At first glance, a partnership between libraries and airports may seem a case of strange bedfellows. Libraries offer space for concentration and relaxation, while airports are notoriously stressful and full of distractions. But the venues do have one thing in common: in both, users are looking for something to read.
Despite the recent recession, Hudson Group, which operates Hudson Newsstands in airports and other transit hubs around the country, has expanded its presence in America’s airports in recent years, opening more newsstand locations and taking over former Borders bookstores. But their limited selection, pricing, and lack of ebook offerings mean they’re not meeting the reading needs of all travelers. To fill that gap, libraries are seeking permission to land in airports around the world.
When Kansas State Librarian Joanne Budler—LJ’s 2013 Librarian of the Year— looked around at passengers waiting at a baggage claim a few years ago, what she saw were readers. Or potential readers, at least. The waiting passengers were nearly all focused on their phones. Budler was working out how she could shift that focus from a phone to a book when she realized it might not be a shift, but a combination. “I had read somewhere about QR codes, and I was just trying to put the pieces together,” Budler said.
The result of Budler’s vision—and her staff’s hard work—is the Books on the Fly campaign, which got off the ground last month at Manhattan Regional Airport, the state’s second largest. Scanning a QR code, available on cards throughout the airport, sends users to a site where they can access the Kansas State Library’s eLending service. Visitors without a library card are directed to Project Gutenberg’s mobile-optimized site, where they can download titles in the public domain.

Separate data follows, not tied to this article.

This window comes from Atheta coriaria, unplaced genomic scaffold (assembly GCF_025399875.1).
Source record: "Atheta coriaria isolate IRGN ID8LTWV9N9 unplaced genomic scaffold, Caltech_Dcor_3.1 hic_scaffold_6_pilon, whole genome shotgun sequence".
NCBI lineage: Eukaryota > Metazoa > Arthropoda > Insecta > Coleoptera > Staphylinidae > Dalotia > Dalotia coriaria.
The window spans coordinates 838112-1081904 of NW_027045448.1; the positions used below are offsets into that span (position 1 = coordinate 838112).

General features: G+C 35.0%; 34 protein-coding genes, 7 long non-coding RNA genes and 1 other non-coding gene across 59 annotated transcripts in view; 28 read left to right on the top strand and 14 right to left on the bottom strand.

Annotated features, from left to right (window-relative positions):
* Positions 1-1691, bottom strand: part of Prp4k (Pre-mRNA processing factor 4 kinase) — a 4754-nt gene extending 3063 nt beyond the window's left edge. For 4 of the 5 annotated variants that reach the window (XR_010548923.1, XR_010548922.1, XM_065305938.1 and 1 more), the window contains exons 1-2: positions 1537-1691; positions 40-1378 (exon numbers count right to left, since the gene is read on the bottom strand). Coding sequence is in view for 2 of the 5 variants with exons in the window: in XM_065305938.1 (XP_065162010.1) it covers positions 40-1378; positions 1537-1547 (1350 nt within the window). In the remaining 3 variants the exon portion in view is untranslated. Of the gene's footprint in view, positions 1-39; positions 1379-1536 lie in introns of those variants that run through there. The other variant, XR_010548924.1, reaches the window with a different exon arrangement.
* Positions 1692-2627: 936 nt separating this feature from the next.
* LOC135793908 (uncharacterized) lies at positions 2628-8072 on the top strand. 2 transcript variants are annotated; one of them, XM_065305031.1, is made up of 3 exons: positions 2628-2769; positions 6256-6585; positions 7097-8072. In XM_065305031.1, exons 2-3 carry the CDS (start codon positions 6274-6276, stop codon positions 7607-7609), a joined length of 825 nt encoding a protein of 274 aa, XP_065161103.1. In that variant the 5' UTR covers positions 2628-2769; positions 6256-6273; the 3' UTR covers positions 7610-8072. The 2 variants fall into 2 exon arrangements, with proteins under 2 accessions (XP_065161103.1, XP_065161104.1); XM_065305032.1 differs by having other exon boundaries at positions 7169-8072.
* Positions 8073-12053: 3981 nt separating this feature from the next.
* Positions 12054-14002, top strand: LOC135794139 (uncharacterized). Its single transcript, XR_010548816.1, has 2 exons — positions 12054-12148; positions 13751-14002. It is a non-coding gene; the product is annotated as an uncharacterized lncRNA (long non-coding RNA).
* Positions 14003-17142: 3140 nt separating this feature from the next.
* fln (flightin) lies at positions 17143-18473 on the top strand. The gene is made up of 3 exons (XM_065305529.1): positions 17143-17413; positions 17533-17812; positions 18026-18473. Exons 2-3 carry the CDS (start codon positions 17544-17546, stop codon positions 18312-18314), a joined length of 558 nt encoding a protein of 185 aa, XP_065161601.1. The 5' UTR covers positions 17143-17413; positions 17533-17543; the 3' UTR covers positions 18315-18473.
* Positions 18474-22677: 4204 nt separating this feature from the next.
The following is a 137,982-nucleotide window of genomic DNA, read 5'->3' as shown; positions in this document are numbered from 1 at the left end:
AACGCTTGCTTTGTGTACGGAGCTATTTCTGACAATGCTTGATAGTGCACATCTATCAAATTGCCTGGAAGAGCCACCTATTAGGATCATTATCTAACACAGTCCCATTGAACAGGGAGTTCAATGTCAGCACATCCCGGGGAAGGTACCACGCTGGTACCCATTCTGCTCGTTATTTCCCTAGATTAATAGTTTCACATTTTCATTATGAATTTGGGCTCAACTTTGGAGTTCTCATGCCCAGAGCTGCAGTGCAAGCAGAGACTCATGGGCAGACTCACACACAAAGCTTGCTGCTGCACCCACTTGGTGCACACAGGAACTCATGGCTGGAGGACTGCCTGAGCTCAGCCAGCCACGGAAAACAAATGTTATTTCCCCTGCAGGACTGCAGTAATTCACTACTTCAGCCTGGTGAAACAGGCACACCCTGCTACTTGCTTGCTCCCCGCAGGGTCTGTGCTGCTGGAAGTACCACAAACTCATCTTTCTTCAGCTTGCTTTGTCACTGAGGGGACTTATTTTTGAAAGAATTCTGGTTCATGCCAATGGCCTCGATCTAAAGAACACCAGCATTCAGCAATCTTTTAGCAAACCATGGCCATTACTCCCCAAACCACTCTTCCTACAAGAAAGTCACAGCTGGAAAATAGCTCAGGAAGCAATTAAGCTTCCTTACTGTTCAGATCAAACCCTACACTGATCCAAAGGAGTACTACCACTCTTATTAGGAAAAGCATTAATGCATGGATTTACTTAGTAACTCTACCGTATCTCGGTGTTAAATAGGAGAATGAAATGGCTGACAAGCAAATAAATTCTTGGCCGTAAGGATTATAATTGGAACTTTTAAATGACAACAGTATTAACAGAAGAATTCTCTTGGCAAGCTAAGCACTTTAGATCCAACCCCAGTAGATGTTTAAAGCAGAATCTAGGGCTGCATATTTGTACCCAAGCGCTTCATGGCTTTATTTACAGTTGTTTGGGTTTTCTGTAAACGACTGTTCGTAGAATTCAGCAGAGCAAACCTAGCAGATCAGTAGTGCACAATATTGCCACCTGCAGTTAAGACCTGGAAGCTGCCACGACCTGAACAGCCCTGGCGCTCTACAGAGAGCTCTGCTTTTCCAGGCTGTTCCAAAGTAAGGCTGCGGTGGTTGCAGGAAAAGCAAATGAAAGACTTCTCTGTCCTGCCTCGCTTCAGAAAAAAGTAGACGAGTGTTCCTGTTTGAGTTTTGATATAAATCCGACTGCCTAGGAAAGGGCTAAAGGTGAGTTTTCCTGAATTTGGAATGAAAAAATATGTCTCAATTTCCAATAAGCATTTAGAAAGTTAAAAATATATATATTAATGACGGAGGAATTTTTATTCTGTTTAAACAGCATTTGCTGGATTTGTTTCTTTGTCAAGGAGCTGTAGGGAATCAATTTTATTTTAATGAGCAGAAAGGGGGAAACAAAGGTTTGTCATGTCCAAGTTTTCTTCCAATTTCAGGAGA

Candace LeDuc, communications coordinator of the state library, told LJ the campaign was “actually pretty easy to get off the ground. The hardest part was finding the correct point of contact at each airport.” Once that was done, she said, “the airports were more than accommodating.” She advises other libraries thinking of starting such a campaign to present it to the airports as a way to enhance their passengers’ experience without legwork, and to be flexible in how the library initiative is presented.
Books on the Fly was not only easy to implement, according to LeDuc, it was cheap. “The only cost to the library is the printed materials. Once your material is in the airport, there’s no overhead.” As to whether it’s working, it is too soon to say, but LeDuc says the library has analytics set up for each location to track website traffic.
With its emphasis on QR codes as a point of entry, the program is designed to appeal to irregular readers with time on their hands. “Our Books on the Fly campaign is targeted more towards mobile devices,” said LeDuc. Patrons with dedicated ereaders that don’t scan QR codes, such as the Kindle and Nook, must type the URL in manually.
That emphasis on ebook lending is also on display at another newly minted airport library. The Free Library of Philadelphia (FLP) has launched an all-virtual branch at the Philadelphia International Airport. Said FLP Public Services Technology Coordinator Jenn Donsky, “The airport is a huge opportunity, with thousands of employees there, along with local travelers who can benefit from library resources.”
FLP’s virtual branch provides free Wi-Fi on its own network, set up with the help of AT&T, which already provides free Internet access for travelers at the airport. The FLP network just launched at two locations in the airport, each of which connects two terminals. Once they connect over the library’s network, fliers are taken automatically to a landing page where they can take advantage of all of FLP’s online services.